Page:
I have a short (12 elements) LinkedList of short strings (7 characters each).

I need to search through this list both by index and by content (i.e. search a particular string and get its index in the list).

I thought about making a copy of the LinkedList as an array at runtime (just once, since the LinkedList is a static member of my class), so I can access the strings by index more quickly.

Given that the LinkedList is never changed at runtime, is this bad programming practice or is this an idea worth considering?

IMPORTANT EDIT: the array can't be sorted, I need it to map specific strings to specific numbers.

  • What is the relevance of the index in the list? Why do you need to get it? Aug 10, 2010 at 15:28
  • 2
    Why are you using a LinkedList? Linked lists are primarily for good insert/delete performance, and your list sounds like it's never changed. Aug 10, 2010 at 15:32
  • @Jon Benedicto my list is not sorted, so I thought a linear search would have been the best one. So why rewrite it when there's indexOf()? @Winston Smith: the strings are hex colors (i.e. "#aabbcc") and the index is its mapping in the API I'm using) Aug 10, 2010 at 15:47
  • @klex you're correct that a linear search would be the one to use, but a LinkedList is not the most efficient data structure to search in a linear manner, due to local cache misses. A Vector would be the most efficient data structure for linear search. Aug 10, 2010 at 15:58
  • 1
    @Jon Benedicto: no, Vector is a bad choice here. Vector is synchronized, which is unnecessary here, since the list is never modified, so the synchronization just adds overhead. Aug 10, 2010 at 16:10

6 Answers 6


Instead of a LinkedList just use an ArrayList - you can look up fast based on an index, and you can easily search through it.


What problem are you trying to solve here? Are you worried that accessing elements by index is too slow in LinkedList? If so, you might want to use ArrayList instead.

But for a 12-element list, the improvement probably won't make any measurable difference. Unless this is something you're accessing several hundred times a second, I wouldn't waste any time on trying to optimize it.

  • It can happen that I need to access it a hundred times in a row, and, since this will work on a internet-connected Android device, I think performance might be important. Aug 10, 2010 at 15:52
  • OK, in that case, use ArrayList. Aug 10, 2010 at 16:00

Another idea you might want to consider is using a Map:

Map someMap<int, String>

It's easy to search for values in a map by both key and value.

Might also not be the best idea, but at least better then creating 2 lists with the same values =)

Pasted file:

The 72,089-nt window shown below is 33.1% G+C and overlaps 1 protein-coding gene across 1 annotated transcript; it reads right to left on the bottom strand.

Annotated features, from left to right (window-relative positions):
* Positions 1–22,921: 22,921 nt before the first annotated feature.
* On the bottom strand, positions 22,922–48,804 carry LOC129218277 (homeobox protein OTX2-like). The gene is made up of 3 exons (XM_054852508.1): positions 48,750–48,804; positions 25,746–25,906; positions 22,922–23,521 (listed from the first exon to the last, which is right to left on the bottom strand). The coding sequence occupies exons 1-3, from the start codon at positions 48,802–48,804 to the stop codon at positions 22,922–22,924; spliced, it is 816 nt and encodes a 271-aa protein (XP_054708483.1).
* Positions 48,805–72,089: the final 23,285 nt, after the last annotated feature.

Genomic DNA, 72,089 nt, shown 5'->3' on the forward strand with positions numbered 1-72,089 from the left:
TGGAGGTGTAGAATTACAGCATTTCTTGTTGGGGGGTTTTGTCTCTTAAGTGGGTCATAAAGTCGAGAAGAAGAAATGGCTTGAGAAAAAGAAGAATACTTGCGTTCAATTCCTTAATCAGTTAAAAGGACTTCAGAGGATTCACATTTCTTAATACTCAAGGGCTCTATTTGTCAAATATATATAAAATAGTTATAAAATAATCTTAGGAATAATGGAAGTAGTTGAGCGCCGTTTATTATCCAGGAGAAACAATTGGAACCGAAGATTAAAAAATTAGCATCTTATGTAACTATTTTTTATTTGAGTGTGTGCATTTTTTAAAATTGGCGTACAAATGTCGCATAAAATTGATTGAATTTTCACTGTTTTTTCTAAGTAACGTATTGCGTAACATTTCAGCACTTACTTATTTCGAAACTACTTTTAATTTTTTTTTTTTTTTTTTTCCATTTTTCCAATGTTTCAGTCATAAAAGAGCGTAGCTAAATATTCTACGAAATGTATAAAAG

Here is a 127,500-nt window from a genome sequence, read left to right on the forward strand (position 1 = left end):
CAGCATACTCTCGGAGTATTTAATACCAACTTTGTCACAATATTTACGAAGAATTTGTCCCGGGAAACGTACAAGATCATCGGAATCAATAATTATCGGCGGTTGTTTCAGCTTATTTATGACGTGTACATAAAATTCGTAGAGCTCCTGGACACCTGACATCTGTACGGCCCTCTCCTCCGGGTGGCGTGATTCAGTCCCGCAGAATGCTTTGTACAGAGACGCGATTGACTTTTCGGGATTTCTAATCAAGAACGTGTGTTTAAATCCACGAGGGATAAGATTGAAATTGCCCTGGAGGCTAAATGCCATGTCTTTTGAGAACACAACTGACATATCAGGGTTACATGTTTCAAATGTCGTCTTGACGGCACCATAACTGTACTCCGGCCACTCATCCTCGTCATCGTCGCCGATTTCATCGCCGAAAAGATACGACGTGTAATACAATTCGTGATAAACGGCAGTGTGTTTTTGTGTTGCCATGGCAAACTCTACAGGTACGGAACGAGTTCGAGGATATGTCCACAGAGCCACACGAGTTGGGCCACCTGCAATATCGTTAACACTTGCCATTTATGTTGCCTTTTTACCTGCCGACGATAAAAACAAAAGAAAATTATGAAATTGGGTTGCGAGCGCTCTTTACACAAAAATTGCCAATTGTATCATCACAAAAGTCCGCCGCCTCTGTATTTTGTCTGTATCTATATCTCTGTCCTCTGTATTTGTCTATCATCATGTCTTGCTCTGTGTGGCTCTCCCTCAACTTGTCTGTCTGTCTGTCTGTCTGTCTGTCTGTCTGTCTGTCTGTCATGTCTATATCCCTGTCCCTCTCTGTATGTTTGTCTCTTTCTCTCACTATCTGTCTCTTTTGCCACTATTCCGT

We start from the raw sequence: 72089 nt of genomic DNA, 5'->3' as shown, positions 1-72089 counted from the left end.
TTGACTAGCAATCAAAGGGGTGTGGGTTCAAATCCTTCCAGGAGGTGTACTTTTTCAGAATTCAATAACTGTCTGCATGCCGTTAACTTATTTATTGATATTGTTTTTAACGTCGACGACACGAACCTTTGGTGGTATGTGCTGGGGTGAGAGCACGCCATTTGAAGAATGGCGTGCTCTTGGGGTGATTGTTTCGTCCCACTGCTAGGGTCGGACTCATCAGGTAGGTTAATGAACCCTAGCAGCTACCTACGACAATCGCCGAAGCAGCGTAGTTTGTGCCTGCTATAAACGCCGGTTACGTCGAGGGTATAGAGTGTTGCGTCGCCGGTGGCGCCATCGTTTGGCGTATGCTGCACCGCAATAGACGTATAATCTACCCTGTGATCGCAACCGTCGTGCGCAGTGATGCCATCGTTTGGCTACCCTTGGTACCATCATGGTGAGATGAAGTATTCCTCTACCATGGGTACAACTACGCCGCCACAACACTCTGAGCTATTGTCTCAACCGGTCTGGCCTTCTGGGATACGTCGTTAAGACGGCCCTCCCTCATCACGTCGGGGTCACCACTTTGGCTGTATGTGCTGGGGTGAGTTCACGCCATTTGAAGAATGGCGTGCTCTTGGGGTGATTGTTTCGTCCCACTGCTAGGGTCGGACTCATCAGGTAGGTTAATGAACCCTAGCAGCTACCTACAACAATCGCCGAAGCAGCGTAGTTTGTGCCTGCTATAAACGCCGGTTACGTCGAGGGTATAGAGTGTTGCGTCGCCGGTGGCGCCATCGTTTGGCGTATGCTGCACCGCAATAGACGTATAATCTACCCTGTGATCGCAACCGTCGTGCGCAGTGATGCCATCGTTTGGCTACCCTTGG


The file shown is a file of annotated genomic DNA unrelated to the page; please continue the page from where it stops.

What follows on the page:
The question is, why are you using a LinkedList in the first place?

The main reason to choose a LinkedList over an array list is if you need to make a number of insertions/deletions in the middle of the List or if you don't know the exact size of the list and don't want to make a number of reallocations of the Array.

The main reason to choose an ArrayList over a LinkedList is if you need to have random access to each of the elements.

(There are other advantages/disadvantages to each, but those are probably the main ones that come to mind)

It looks like you do need random access to the list, so why did you pick a LinkedList over an ArrayList


I would say it depends on your intention and the effect it really has.

With only 12 elements it seems unlikely to me that converting the LinkedList to an array has an impact on performance. So it could make the code unnecessarily (slightly) harder to understand for other people. From this point of view it could be considered a non optimal programming style.

If the number of elements increases, i.g. you're need to pre-process some data which would require a dynamic data structure. And for later use an indexed lookup performs much better, this wouldn't be a bad programming style, rather a required improvement.


Given that you know the exact amount of elements you are going to be using why not use an array from the start?

string[] myArray = new string[7];
// Add your data

Sort(myArray); // Sort your strings

int value = binarySearch(myArray, "key"); // Search your array

Or since you cant sort the array you could just make a linear search method

public int Search(string[] array, string key)
    for(int i = 0; i < array.legnth(); i++)
        if(array[i] == key)
             return i;
    return -1;

Edit: After re-loading the page and reading peoples responses I agree that ArrayList should be exactly what you need.


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